Scientific Arts


In Scientific Arts Discovery I do one-on-one instruction in Mathematica combined with a collaborative model for exploring areas that you are interested in. It doesn't matter what you know about a topic or field–whether you are new to it, simply curious about it, or if you are a seasoned professional research scientist needing to expand the tools you use in your daily work.

If you are a pre-college or college student here are some of the things we will do:

There will be two common and parallel threads through it all. The first will be learning the Wolfram Language (what people often refer to as Mathematica but in fact it is the language behind Mathematica) and in learning that you will learn a bunch of things:

  • Aspects of programming aimed at broadly exploring open ended problems
  • How to explore whatever you are curious about with a rich set of computational and visualization tools
  • How to problem solve and perform research by just diving into a problem and seeing where it leads
  • How to investigate questions that may have no clear answer–just the way the professionals do

Though that last item may sound a little silly, I do mean it with a large dose of seriousness. It's actually what a practicing scientist, engineer, mathematician, (or linguist, statistician, computational visualization algorithm designer, and so on and so on...) do in their day to day work. It's a sort of directed play: find what's fascinating to you and bring tools to it that let you dive in and explore all the "what ifs" that come to mind.

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If you are a seasoned researcher here are some of the things we will do:

As above, there will be two common and parallel threads in our process. The first will be learning the Wolfram Language and learning it will open doors to what's possible in your daily work. The second will be to work together to define the sorts of custom tools that would be most beneficial to your work. These may simply be increasing your ability to take advantage of all the built-in computational knowledge of the Wolfram Language. Or it may involve creating custom tools in the Wolfram Language that you and your colleagues (or laboratory, or business unit,...) can continue to use and develop.

As you learn the Wolfram Language and the full technology stack that is intertwined with it (much of which is written in the Wolfram Language itself) you will start to ask questions of the "Can it do X...?" and "What if Y...?" sort. And this will catalyze discovery and a cascade of similar types of questions.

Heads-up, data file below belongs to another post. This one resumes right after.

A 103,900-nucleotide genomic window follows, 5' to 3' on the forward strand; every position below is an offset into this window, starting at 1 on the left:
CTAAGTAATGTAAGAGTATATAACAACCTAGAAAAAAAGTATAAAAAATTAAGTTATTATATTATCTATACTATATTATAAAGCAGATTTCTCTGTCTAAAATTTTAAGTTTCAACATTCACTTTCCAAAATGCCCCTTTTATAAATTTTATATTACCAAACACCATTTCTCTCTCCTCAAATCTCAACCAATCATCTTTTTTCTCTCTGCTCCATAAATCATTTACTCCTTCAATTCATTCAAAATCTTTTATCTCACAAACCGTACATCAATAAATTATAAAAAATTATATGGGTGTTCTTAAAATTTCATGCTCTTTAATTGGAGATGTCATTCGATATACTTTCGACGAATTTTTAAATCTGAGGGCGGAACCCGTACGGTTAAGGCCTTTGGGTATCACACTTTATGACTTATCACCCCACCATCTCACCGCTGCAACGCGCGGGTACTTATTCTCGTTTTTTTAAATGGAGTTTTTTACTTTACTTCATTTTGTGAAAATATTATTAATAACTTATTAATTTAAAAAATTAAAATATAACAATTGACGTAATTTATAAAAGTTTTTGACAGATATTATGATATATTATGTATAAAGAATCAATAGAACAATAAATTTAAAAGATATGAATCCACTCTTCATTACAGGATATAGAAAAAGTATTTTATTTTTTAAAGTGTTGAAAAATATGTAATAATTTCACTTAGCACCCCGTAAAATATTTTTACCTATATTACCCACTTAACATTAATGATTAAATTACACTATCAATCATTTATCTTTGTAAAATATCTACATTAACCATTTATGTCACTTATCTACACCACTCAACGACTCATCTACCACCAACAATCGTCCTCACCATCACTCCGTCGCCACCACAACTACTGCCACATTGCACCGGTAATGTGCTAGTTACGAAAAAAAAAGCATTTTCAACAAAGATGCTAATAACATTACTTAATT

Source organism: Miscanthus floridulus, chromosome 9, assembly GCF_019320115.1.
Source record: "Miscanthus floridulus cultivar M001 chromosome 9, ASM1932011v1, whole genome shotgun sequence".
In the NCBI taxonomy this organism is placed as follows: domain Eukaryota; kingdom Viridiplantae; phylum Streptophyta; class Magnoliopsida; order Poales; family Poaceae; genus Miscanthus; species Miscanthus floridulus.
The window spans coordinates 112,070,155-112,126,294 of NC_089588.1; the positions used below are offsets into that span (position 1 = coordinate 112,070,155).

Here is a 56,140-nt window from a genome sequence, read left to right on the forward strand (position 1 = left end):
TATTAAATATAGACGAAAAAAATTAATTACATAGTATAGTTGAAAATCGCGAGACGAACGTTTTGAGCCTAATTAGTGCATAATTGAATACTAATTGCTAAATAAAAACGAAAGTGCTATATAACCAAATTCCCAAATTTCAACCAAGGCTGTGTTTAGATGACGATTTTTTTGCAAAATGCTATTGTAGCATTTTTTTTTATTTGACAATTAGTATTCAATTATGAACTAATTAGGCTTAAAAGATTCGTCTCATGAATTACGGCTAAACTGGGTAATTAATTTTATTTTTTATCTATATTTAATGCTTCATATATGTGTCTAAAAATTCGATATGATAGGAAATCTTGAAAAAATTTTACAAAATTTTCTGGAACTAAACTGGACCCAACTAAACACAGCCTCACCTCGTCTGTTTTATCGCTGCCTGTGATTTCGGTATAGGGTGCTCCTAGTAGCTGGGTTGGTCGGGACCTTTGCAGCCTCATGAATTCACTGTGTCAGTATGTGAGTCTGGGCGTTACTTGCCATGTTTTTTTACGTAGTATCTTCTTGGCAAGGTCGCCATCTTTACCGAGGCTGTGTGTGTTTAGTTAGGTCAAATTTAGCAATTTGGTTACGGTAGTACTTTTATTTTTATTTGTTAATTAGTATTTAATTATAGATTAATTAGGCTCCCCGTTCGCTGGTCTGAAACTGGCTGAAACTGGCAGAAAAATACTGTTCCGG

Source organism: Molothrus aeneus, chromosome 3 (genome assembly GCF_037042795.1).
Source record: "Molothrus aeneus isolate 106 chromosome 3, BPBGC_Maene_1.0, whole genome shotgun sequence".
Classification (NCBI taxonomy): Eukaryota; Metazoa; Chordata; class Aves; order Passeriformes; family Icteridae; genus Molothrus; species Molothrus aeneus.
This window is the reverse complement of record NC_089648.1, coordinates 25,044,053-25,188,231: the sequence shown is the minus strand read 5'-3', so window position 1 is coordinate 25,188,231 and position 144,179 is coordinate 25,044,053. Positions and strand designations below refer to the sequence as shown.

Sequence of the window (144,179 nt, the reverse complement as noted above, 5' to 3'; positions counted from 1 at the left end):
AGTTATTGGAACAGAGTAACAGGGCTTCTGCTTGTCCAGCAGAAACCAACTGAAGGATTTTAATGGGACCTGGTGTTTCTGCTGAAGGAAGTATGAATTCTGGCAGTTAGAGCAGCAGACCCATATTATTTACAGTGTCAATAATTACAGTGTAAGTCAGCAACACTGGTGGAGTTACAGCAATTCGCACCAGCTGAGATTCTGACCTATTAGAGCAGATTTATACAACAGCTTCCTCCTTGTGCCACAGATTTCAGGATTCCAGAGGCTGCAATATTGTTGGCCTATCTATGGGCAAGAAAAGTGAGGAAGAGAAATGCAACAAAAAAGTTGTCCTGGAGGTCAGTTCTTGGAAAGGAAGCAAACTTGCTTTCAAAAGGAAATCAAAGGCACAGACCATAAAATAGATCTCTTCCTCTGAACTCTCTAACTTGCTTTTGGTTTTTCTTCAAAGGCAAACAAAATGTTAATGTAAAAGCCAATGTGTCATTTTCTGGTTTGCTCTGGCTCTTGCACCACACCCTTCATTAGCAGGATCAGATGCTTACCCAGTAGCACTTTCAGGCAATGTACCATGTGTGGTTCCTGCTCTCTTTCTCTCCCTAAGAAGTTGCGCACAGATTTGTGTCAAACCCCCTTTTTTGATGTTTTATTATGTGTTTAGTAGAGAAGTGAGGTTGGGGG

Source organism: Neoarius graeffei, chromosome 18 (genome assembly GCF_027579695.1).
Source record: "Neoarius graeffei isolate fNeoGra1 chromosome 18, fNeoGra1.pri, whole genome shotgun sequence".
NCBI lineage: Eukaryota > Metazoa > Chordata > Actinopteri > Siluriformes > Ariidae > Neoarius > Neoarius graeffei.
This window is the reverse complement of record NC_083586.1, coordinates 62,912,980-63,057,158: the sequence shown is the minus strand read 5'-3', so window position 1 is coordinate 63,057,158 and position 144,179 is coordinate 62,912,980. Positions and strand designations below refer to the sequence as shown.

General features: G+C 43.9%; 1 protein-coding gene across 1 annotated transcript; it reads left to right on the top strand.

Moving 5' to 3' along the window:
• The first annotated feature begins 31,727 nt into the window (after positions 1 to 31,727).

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About me: what do I know?

You can get a bit of a sense of the different areas I've been involved in over the years by looking at my LinkedIn profile at As these things go it's a somewhat rarified document. But perhaps it suggests that I have been involved in a variety of things and that I have an approach that involves diving into projects without necessarily knowing a field in fine detail. In fact, I think that to create new ideas and discover beyond the expected, it is actually good to start without being biased by "how things should be done." This doesn't mean that one should be ignorant or eschew powerful tools. Quite the opposite.

Even if I do not know a particular technical or scientific field, I generally know how to find out about its general framework, where to look for more details, and how to just start playing with it. In my experience this quickly takes me to parts of the field that are fertile ground. And part of my excitement in doing this sort of pedagogical collaboration is that it gives me excuses to learn more about other fields. So, one of the things that I do is to read up on topics that come up in our sessions.

And these days, with such a huge landscape of fields of knowledge, having a tool at your command that allows you to do this sort of diving in across disciplines in coherent manner is incredibly valuable.

This extends to exploring the Wolfram Language itself–which is that tool. (And, interestingly, you can explore the Wolfram Language with the Wolfram language.)

I have been using it since before version 0 (an interesting story which I can share when we first talk). I don't know all that is in it–it has a huge amount of stuff in it–and I am still learning about the new functionality in Version 10. But I do know how to work with it and how to quickly track down functionality that I need, learn and explore it, and then apply it to the problems that I am curious about. How I do this is one of the things that I will teach by example.

So, this is the approach that we will generally take. I will tell you what I know, teach you how to use the system and do research with it, and dive in with you to explore together any things you are curious about.

And here's my dirty little secret: one of the reasons that I do this is so that I am given fresh reasons to learn and explore new areas.

Contact me at to arrange to have a phone conversation about getting started.